Great article Jon! Our parents and grandparents have taught each of us so much. It's time to give back by educating them about the benefits of connected healthcare. It's all about showing them the benefit of having the information at their fingertips. My dad already gets it, and apparently so does his doctor. When I recently asked my father about one of his lab results he logged into a website a told me not only his latest lab result, but also how this lab value had varied over the past 6 years. Go dad!

#2 What a great example, Walter!

What a great example, Walter! "Go dad!" is right! Spending the time to work with him and to get him comfortable with technology goes a long way in reaching across generations and learning from each other. So, I would add "Go Walter!" Thanks for the comment! Jon

#3 Boy this article hits home

Boy this article hits home for me. My 84-year-old mother has recently moved in with my wife and me. I've never been very good at tracking the information on my own health, and now we have to be her facilitators for a myriad of doctors and treatments. She would be lost without our assistance. Her generation is largely cut off from modern information exchange. Thanks for highlighting an issue I had never considered before. As a society we can't just implement a solution to a problem without considering how the generations will accept and adapt to it.

#4 You are right, David. We need

You are right, David. We need to think about the generational differences and consider how we can work together across the generations to bring everyone along. As we all age and work with our parents, we gain a new appreciation for this and realize another level of importance in what we are doing together with them. Thanks! Jon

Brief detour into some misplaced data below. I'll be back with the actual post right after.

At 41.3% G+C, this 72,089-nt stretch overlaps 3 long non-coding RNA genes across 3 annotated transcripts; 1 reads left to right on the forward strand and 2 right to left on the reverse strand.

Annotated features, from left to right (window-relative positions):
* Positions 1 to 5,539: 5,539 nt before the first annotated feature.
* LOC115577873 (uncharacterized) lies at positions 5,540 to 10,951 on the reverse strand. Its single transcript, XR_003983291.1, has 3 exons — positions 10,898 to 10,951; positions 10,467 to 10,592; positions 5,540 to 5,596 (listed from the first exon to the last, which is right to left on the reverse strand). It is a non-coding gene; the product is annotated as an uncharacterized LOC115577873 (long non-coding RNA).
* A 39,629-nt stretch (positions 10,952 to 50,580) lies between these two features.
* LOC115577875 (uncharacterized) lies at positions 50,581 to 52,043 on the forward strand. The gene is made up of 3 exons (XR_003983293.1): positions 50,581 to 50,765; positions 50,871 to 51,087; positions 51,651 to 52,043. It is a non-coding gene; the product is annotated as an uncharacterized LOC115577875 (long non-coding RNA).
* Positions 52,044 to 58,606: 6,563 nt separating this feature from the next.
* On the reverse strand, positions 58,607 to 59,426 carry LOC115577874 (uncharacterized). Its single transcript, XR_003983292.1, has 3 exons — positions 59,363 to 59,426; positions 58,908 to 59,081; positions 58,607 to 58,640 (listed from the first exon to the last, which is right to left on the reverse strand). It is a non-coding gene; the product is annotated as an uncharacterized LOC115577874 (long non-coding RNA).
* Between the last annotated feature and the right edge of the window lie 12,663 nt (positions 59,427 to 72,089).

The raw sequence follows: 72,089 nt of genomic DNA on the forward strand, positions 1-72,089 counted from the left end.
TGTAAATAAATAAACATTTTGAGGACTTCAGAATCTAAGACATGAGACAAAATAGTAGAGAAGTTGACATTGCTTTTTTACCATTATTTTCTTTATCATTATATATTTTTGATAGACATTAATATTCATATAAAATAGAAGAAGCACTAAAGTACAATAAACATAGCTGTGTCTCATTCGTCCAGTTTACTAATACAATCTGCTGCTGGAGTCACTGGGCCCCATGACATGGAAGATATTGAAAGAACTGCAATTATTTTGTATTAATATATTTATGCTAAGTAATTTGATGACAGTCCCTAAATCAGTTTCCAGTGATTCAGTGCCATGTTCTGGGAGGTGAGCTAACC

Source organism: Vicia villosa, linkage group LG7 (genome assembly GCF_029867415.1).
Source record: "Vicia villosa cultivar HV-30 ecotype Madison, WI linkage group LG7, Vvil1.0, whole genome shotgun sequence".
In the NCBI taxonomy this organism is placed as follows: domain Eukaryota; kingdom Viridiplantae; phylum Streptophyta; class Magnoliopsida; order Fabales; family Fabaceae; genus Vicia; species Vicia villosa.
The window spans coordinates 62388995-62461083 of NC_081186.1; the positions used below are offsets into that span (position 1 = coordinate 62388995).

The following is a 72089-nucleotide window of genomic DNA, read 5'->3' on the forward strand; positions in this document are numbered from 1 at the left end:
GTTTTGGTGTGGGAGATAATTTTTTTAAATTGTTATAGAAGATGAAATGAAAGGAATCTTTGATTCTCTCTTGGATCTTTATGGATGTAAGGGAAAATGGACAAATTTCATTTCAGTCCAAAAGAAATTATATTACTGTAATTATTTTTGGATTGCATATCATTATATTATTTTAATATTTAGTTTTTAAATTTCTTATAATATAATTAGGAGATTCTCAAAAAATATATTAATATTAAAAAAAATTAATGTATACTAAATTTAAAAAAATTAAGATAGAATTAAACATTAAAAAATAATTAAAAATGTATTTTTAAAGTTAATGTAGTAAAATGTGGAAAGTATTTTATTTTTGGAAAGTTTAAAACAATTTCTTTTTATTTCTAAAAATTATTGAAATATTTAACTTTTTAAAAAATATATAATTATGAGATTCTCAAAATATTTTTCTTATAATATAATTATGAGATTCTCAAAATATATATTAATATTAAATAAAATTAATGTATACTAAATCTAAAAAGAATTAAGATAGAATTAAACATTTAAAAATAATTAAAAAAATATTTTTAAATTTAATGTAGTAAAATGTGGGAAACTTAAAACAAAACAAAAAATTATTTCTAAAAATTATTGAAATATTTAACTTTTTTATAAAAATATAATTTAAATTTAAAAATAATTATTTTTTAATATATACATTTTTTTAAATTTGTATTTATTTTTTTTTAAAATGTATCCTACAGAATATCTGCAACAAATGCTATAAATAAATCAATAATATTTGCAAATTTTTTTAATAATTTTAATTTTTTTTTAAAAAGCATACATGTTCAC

#5 Jon, this is a great article!

Jon, this is a great article! I always enjoy generational conversations and how we, as a society, can accept and learn from the different experiences of each generation. "We need to reach out and work across the generations... It is about reaching out to help each other, bringing extreme patience to our interactions." Your comment is spot on, particularly your comment on patience and the need for humility. We need to recognize the strengths in other generations and use them to our advantage. Similarly, all generations must be open and accepting of guidance and advice from those different than ourselves. Millennials certainly have something to learn from Traditionalists, and vice versa. Thanks again for a great article! It was an enjoyable read and a great way to kick off my " critical thinking" for the day.

#6 Really appreciate your

Really appreciate your comment and insights, Erica! Love that you brought humility into the mix, as this value is very important in almost every aspect of life. In healthcare conversations, humility will keep our perspective grounded and focused on the purpose of the conversation. It will help facilitate a meaningful exchange on how to use health technology and ask questions without any fear of expectation. Across the generations, each has so much to offer, and we need to engage each other so that the quality of care rises with our times. Thanks again! Jon

#7 Amazing document

Amazing document Mertz.Doctors need to learn new forms of social media in order to be effective in marketing of their services in this new forms.Doctors need to learn this new advances. Erick Kinuthia Team

#8 Thanks, Erick. Physician use

Thanks, Erick. Physician use of social media can help close the gaps, but the various generations within a family and community may be able to able more. With their attention, examples, and time, they can show, talk, and help in how to use some of the basics of health technology. Thanks for the comment! Jon

#9 Why is bridging the gap

Why is bridging the gap important?

#10 Great question. The primary

Great question. The primary reason it is important is due to the fact that healthcare is leveraging more and more technology. Rather than always receiving paper, patient data will be sent electronically, whether through secure email or portal technology. Having some familiarity with technology will assist in gaining access to and community with various care providers. Thanks for the question! Jon